Indoor Plants Can Be Instrumental in Removing Harmful Pollutants in Air, New Study Shows

In Education

Researchers from the University of Technology Sydney (UTS) and Ambius, a landscaping solutions company, have discovered that plants have the ability to eliminate nearly all cancer-causing chemicals from the air in a room. In addition to providing oxygen, plants can also absorb harmful substances, making them beneficial for improving indoor air quality and potentially reducing the risk of cancer.

House plants are instrumental in improving air quality

According to Ambius General Manager Johan Hodgson, indoor air quality is usually more polluted relative to outdoor air, leading to negative effects on physical and mental health. However, according to a recent study, indoor plants could have a considerable effect on improving the quality of air.

The World Health Organization states that indoor air quality is a significant cause of 6.7 million premature deaths globally. Since people spend the majority of their time indoors at home, work, or school, it is crucial to implement effective measures to reduce the negative impacts of air pollution.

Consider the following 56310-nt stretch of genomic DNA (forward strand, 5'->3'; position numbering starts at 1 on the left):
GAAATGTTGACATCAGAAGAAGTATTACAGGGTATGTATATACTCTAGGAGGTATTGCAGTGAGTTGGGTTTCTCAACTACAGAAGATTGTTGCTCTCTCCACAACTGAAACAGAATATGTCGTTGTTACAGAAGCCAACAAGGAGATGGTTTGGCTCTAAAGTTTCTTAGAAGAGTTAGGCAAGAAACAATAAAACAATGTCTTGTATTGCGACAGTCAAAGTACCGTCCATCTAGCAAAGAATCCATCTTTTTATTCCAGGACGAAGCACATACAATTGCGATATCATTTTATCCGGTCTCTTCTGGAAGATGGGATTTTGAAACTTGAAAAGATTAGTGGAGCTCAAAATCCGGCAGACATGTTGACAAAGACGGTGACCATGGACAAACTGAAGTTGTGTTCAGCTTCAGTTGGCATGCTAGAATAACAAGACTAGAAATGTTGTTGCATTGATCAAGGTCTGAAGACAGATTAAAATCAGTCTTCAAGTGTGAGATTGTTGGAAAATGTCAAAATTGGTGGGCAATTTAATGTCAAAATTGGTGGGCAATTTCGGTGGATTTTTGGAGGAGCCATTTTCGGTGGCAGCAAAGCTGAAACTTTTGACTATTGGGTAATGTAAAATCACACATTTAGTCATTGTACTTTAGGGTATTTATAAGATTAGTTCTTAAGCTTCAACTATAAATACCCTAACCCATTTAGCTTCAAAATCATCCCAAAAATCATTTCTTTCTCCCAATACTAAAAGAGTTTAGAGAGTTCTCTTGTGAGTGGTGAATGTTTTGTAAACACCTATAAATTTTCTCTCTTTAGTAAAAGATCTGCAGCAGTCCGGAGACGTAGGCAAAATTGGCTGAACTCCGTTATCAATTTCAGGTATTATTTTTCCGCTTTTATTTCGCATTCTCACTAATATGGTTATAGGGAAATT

In a recent study, the Ambius green wall was found to be extremely effective in eliminating carcinogenic pollutants from the air. It successfully removed 97 per cent of the most toxic compounds in eight hours. This study is significant because it is the first to demonstrate that plants can also remove petrol (gasoline) fumes, a major source of toxic compounds in buildings worldwide.

Plants can remove carcinogenic substances like benzene from the air

In a groundbreaking study led by Associate Professor Fraser Torpy, a bioremediation researcher at UTS, plants were tested for their effectiveness in removing petrol-related compounds. The study results are remarkable, marking the first time such an investigation has been conducted. According to Torpy, plants have the ability to quickly remove a wide range of pollutants from the air, including harmful petrol-related substances like benzene. The efficiency of this process is higher for more harmful pollutants compared to less harmful ones. Additionally, the concentration of toxins in the air influences the plants’ effectiveness in removing them, suggesting that plants can adapt to their surroundings.

Mobile Sliding Menu